12. December 2011 16:07
Myleofibrosis is a rare bone-marrow disease that leads to anemia and thrombocytopenia. As the disease progresses, bone marrow is replaced by scar tissue, which gets to be stored elsewhere in the body, notably, in the spleen and in the liver. Spleen and liver enlargement result as a consequence.
Myleofibrosis results from the ineffective regulation of two enzymes, namely, JAK-1 (Janus-Associated Kinase - 1) and JAK 2. Ruxolitinib, a new medicine to treat the disease, inhibits JAK-1 and JAK-2, and is the first JAK inhibitor to be approved by the US Food and Drug Administration (FDA). Designated an orphan drug (a drug to treat a disease that fewer than 200,000 people in the US suffer from), Ruxolitinib was cleared on a priority basis under a special review programme that provides for priority review of drugs that are (i) significantly superior to other existing therapies or (ii) provide treatment when other therapies are absent. Ruxolitinib has been approved for treating patients who have intermediate or high-risk myelofibrosis, according to its manufacturer, who says also that 80% to 90% of myelofibrosis patients fall in this category.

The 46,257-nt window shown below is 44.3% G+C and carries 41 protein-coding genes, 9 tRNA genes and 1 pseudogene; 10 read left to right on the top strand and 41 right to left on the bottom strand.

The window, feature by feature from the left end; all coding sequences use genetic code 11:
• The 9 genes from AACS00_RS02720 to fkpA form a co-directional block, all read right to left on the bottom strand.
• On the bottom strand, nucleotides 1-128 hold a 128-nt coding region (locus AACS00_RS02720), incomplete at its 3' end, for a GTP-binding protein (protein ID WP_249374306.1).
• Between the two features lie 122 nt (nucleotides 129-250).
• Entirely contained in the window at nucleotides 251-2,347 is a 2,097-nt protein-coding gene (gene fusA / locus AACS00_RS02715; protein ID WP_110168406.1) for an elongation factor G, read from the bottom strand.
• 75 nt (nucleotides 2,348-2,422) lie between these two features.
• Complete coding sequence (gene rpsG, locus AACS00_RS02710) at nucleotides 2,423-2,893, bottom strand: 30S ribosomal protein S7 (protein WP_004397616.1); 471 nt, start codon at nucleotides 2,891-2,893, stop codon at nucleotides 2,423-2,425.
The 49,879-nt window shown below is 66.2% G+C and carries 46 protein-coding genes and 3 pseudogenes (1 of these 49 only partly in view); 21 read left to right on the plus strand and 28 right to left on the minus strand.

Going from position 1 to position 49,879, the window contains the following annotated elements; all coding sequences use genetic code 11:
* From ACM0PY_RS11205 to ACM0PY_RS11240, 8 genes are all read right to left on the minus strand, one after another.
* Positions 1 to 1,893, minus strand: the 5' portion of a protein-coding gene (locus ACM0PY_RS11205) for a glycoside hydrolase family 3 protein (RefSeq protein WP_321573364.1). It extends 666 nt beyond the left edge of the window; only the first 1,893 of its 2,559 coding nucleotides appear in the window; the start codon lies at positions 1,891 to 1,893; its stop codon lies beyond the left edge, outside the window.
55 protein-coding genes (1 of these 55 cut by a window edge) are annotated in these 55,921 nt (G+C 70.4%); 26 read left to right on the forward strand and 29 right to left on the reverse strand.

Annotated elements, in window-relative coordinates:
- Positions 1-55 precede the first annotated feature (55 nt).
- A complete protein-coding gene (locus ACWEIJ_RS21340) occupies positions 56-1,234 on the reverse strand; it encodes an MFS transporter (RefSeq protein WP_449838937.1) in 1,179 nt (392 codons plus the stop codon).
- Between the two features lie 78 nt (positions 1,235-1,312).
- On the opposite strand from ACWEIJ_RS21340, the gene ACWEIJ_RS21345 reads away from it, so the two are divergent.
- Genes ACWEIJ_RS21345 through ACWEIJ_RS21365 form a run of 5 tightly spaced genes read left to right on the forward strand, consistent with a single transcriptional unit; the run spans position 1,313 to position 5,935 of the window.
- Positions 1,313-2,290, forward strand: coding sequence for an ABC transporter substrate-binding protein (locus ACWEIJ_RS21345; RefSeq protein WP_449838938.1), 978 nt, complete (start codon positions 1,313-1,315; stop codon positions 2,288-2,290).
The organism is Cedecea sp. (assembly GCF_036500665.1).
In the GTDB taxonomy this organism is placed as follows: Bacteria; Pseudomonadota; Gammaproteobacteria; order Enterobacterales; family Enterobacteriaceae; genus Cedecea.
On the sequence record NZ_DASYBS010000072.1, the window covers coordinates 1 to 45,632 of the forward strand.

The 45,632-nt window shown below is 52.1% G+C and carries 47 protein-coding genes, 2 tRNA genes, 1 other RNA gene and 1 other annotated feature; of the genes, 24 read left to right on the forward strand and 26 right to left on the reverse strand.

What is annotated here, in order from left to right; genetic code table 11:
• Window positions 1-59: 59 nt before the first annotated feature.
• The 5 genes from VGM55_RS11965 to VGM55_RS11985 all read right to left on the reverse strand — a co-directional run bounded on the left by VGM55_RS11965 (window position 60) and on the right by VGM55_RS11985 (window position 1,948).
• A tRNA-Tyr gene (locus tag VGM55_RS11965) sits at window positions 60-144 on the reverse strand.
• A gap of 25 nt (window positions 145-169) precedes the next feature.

Reduction of spleen size by more than 35% occurred in a greater proportion of test subjects who were on Ruxolitnib as compared to those on placebos or on best-available therapies (hydroxyurea or glucocorticoids). A 50% abatement of other symptoms associated with the disease - abdominal discomfort, night sweats, itching or bone and muscle pain, was similarly more prevalent among the Ruxolitnib-ingesting test subjects.
In most cases of patients on Ruxolitnib, spleen size decreased and symptoms abated within a month of treatment. By contrast, most of those on placebos experienced worsening of symptoms and enlargement of the spleen, according to the principal investigator in one of the two trials - Srdan Verstovsek, MD, PhD, of the University of Texas M.D. Anderson Cancer Center in Houston. Another analyst, Richard Pazdur, M.D. - the FDA’s Director of Oncology, said that the drug represents an instance of how better scientific understanding makes possible a more focused intervention.